Raising my babies in a bamboo hut

By Lori Vernon, The Vernon Journal


Yup, I really do live in a hut, complete with bamboo walls and a grass roof.   My husband and I are Americans living in Thailand. We’ve been here for six years working with an organization that focuses on helping the Akha, one of the minority people groups in the area. There are no Akha language schools and no Akha Rosetta stone, so  when we arrived, the only way for us to learn the language and culture was through pure immersion. This is our great adventure: being the only English speakers in a village perched on the side of a mountain in Northern Thailand…

As you can imagine, raising two daughters in this environment presents an entirely new set of challenges for parenting.  Here’s what I have learned as a parent in a foreign land.

Parenting Lesson #1:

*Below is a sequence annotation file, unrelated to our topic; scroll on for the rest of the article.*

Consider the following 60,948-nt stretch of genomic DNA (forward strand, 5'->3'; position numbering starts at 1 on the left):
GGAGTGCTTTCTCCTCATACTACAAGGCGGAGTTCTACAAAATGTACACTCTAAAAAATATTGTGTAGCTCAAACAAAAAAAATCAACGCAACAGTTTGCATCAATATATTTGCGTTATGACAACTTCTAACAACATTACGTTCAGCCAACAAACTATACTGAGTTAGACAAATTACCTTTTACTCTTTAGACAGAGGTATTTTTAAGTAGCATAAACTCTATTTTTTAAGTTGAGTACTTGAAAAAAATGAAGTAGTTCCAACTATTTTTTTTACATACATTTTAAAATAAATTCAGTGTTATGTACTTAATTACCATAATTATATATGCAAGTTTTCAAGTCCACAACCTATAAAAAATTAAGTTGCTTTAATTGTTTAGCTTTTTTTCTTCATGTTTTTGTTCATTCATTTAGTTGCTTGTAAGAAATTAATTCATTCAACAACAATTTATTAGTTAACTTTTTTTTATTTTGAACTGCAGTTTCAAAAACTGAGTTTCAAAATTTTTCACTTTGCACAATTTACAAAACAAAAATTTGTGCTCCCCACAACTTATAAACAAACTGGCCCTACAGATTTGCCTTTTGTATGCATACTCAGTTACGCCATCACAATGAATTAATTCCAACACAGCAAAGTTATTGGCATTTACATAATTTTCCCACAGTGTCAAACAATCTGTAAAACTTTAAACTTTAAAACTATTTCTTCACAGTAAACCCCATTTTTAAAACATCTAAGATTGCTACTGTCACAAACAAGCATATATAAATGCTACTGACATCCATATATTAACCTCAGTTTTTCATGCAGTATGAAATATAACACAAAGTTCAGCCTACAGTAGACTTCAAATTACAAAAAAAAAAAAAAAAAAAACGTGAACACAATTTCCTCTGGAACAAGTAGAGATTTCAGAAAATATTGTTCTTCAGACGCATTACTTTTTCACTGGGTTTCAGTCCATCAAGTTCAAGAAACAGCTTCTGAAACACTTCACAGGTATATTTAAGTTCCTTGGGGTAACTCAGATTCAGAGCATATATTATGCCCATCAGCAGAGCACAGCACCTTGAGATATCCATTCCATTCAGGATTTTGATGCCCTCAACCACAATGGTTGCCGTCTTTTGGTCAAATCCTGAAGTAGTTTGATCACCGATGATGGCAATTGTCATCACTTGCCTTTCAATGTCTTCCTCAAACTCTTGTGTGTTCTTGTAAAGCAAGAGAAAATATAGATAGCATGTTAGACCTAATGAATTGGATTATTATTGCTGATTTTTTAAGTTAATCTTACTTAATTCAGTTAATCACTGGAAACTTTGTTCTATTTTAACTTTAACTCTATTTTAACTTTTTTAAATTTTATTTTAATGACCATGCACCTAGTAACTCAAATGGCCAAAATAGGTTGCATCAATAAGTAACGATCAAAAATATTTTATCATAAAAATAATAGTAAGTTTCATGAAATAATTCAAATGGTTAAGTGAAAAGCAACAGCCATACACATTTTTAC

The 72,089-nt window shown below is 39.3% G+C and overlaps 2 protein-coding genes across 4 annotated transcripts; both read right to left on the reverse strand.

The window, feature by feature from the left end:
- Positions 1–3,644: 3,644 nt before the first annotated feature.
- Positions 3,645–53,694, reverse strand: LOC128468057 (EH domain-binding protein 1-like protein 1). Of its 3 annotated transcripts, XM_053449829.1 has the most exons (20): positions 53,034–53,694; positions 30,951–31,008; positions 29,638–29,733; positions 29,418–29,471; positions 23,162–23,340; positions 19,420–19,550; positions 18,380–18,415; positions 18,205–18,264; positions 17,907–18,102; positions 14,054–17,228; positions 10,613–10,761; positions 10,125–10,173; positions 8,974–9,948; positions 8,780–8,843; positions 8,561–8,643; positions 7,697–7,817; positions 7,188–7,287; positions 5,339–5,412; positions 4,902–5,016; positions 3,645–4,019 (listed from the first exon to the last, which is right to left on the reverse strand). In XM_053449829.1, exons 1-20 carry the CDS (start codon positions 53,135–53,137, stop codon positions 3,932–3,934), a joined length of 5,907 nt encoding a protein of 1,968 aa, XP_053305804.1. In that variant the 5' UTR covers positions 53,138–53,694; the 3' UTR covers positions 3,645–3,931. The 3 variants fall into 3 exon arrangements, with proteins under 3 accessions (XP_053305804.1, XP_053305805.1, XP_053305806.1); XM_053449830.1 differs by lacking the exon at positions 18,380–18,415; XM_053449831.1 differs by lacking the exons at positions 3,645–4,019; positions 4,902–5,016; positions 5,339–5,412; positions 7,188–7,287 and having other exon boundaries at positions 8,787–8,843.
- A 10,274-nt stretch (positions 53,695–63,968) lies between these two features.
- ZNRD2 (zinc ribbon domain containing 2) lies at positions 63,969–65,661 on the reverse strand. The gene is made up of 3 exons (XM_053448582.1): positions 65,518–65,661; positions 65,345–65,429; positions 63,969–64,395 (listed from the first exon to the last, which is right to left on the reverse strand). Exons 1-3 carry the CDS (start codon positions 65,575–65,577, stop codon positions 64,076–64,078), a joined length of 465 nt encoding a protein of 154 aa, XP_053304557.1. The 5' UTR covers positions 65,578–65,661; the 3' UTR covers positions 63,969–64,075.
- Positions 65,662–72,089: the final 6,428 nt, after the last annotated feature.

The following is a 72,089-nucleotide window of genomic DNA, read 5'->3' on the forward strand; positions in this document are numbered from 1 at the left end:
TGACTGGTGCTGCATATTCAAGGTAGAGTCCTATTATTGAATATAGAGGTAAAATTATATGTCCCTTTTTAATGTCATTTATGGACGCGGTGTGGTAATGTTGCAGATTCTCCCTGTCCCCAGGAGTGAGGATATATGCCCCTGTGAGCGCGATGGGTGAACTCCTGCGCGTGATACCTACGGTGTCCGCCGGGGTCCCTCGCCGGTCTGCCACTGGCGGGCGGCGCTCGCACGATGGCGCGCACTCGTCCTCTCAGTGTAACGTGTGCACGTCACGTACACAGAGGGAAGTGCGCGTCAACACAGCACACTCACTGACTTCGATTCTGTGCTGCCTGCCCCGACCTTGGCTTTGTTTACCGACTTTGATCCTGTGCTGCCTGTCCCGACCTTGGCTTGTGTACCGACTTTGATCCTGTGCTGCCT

Let go of your preconceived notions of what being a parent looks like.

Having grown up in middle class America, I always imagined myself raising a child in the traditional American manner… you know, nursery, cribs, high chairs, strollers. However, when my first baby was born, we had been living in an Akha village for two years. And let me tell you, strollers and cribs just don’t work here. When that little, tiny, perfect baby girl arrived, there was no way I was putting her in a crib in the next room when I knew there were giant spiders and other various creatures wandering in and out of our loosely woven bamboo walls. No sir, that baby was staying with me!  Thus began our family bed and co-sleeping journey (which, for the record, were terms I had never even heard of at the time!) And as for strollers, well, even the toughest off-road jogging stroller simply wouldn’t cut it on a narrow, muddy and steep village path. So, again, we did it like the Akha and learned to tie our precious bundle on our backs as we trudged up and down the mountains. Even though I never planned on these things, cosleeping and baby wearing have become a treasured part of our family. So keep an open mind, you never know what you might be missing by residing in your comfort zone.